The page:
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The immune system normally fights off dangerous infections and bacteria to keep the body healthy. An autoimmune disease occurs when the immune system attacks its own body because it confuses it for something foreign. There are many autoimmune diseases, including systemic lupus erythematosus (SLE).
SLE is also known as discoid lupus or disseminated lupus erythematosus. Although “lupus” actually includes a number of different diseases, SLE is the most common type of lupus, and when people say “lupus,” they are often referring to SLE.
SLE is a chronic disease that can have phases of worsening symptoms that alternate with periods of mild symptoms. Luckily, most people with SLE lead a normal life.
According to the Lupus Foundation of America, at least 1.5 million Americans are living with diagnosed lupus (LFA). The Foundation believes that the number of people who actually suffer from the condition is likely much higher—and that many cases go undiagnosed.
The exact cause of SLE is not known, but several factors have been associated with the disease.
The disease is not linked to a certain gene, but people with lupus often have family members with other autoimmune conditions.
There may be environmental triggers like ultraviolet rays, certain medications, a virus, physical or emotional stress, and trauma.
SLE affects more women than men. Women also experience worsening of symptoms during pregnancy and with their menstrual periods. Both of these observations have led some medical professionals to believe that the female hormone estrogen may play a role in causing SLE. However, more research is still needed to prove this theory.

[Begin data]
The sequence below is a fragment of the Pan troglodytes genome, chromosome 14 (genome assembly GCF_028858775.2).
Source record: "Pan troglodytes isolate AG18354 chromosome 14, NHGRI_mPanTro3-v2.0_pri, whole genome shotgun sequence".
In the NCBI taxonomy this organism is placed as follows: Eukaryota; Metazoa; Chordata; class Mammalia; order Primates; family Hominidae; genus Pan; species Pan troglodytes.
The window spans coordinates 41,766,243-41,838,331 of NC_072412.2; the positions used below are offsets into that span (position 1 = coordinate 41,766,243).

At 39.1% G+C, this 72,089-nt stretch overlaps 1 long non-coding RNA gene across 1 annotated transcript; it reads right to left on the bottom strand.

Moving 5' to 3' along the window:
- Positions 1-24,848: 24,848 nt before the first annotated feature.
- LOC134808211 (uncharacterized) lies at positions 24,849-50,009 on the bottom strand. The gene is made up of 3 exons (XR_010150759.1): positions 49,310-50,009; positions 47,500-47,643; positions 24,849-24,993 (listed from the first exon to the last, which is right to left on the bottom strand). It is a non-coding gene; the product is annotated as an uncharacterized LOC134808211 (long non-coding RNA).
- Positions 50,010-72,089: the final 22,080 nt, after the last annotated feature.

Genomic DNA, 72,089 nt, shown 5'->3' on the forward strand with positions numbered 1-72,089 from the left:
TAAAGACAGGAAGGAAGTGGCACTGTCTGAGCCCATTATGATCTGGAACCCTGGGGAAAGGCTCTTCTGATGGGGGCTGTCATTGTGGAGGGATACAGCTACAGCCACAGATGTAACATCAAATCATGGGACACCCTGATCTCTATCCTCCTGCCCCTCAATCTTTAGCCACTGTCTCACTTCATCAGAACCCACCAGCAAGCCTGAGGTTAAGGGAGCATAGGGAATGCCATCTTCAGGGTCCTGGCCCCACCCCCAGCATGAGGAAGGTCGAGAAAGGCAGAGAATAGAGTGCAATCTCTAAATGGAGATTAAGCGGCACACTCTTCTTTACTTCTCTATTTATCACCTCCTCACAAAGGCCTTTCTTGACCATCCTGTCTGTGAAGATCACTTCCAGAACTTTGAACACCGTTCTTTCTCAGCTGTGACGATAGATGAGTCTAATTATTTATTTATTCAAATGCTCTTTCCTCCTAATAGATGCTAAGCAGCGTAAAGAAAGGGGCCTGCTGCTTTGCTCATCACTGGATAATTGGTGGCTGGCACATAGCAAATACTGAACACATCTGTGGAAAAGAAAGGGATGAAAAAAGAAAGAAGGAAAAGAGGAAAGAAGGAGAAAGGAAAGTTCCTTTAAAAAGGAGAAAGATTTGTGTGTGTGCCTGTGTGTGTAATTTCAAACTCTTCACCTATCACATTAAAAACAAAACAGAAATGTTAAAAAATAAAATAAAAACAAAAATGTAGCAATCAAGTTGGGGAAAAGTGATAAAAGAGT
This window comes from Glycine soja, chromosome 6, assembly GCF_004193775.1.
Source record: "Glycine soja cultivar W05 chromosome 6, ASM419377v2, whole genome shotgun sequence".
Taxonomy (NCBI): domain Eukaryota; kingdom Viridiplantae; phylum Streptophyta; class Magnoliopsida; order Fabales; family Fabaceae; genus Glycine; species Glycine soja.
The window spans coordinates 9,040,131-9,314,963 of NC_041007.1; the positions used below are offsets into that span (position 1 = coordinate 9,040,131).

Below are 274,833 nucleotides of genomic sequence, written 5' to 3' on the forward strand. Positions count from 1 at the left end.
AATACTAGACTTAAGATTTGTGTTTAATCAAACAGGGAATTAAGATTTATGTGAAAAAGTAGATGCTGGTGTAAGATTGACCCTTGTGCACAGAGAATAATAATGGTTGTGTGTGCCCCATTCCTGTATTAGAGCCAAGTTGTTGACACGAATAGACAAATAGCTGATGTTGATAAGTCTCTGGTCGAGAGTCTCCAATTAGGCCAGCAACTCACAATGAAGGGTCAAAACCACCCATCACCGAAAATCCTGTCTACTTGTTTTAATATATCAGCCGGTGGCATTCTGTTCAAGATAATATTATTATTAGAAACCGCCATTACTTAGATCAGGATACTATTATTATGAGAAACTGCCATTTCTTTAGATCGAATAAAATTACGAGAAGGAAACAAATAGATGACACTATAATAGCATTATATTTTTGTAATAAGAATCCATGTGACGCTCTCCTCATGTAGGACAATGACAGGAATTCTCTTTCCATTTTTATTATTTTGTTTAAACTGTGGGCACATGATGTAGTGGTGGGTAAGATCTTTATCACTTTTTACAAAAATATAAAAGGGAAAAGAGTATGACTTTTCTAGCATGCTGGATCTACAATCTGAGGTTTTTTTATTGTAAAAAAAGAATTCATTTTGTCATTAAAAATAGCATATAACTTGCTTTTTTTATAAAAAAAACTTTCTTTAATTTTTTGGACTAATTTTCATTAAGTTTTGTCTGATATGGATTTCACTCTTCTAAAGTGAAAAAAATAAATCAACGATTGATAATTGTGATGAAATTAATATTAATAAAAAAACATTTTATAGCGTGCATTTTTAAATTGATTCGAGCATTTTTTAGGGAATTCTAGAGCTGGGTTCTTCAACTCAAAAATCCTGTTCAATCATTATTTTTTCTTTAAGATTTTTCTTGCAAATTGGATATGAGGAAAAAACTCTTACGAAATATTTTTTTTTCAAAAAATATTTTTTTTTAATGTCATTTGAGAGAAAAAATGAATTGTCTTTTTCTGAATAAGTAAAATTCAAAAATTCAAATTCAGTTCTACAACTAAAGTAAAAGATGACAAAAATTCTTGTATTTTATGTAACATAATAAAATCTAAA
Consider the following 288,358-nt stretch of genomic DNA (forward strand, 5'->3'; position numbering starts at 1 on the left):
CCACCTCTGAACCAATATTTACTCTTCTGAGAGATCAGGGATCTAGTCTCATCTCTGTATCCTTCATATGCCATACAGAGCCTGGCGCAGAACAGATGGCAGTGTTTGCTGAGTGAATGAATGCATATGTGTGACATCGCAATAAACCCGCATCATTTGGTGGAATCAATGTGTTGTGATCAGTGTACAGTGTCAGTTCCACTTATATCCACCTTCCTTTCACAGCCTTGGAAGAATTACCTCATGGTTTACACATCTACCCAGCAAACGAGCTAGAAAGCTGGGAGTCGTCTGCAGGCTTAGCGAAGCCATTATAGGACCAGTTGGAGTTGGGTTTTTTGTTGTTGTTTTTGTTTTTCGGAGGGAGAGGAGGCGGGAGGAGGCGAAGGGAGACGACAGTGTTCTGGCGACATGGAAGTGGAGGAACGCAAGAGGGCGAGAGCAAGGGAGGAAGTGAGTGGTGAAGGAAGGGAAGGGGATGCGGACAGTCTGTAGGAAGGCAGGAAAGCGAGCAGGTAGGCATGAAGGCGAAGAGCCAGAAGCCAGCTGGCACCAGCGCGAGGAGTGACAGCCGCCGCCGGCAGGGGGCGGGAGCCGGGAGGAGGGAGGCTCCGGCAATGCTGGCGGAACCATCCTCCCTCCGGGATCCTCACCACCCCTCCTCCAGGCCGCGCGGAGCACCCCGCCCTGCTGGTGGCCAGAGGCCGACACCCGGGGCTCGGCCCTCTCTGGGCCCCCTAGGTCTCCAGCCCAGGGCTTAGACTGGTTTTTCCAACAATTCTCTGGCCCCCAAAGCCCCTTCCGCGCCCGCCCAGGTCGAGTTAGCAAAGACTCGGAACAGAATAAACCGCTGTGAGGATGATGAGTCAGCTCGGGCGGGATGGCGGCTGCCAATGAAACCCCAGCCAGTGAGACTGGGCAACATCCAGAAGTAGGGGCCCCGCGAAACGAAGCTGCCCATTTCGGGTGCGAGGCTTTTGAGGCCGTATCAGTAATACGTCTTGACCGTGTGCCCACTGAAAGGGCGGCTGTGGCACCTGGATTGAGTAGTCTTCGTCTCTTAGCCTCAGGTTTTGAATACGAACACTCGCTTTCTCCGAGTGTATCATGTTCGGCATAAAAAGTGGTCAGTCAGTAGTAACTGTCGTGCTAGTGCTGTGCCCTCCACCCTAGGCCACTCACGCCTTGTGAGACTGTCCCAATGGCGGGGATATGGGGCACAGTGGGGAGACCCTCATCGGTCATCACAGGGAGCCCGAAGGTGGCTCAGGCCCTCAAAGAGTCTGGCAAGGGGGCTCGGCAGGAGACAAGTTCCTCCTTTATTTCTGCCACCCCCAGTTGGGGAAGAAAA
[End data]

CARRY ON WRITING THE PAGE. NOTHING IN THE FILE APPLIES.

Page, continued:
Symptoms can vary and can change over time. Common symptoms include:
Other symptoms can depend on the part of the body the disease is attacking, such as the digestive tract, the heart, or skin.
Lupus symptoms are also symptoms of many other diseases, which makes diagnosis tricky. If you have any of these symptoms, see your doctor. Your doctor can run tests to gather the information needed to make an accurate diagnosis.
Your doctor will do a physical exam and check for typical signs of lupus. There is no one single diagnostic test, but screenings that can help your doctor come to an informed diagnosis include:
Your general practitioner might refer you to a doctor called a rheumatologist. Rheumatologists specialize in treating joint and soft tissue disorders and autoimmune diseases.
Treatment for SLE is not curative—the goal is to ease the symptoms of lupus. Treatment can vary depending on how severe your symptoms are and which parts of your body are affected, treatment can vary. Treatments may include:
Talk with your doctor about your diet and lifestyle habits. Your doctor might recommend eating or avoiding certain foods and minimizing stress to reduce the likelihood of triggering symptoms. You might need to have screenings for osteoporosis, since steroids can thin your bones. Preventative care such as immunizations and cardiac screenings may also be recommended.
Unfortunately, over time, SLE can damage or cause complications in systems throughout your body. Possible complications may include blood clots, inflammation of the heart, stroke, and lung damage. SLE can have serious negative effects on your body during pregnancy, and can lead to pregnancy complications and even miscarriage. Talk with your doctor about ways to reduce the risk of complications.
Lupus can take an emotional toll. Working with a trained counselor or support group in your area can help you reduce stress, maintain positive mental health, and manage your illness.
Written by: Jaime Herndon
Updated on Feb 15, 2013
Medically reviewed by George Krucik, MD
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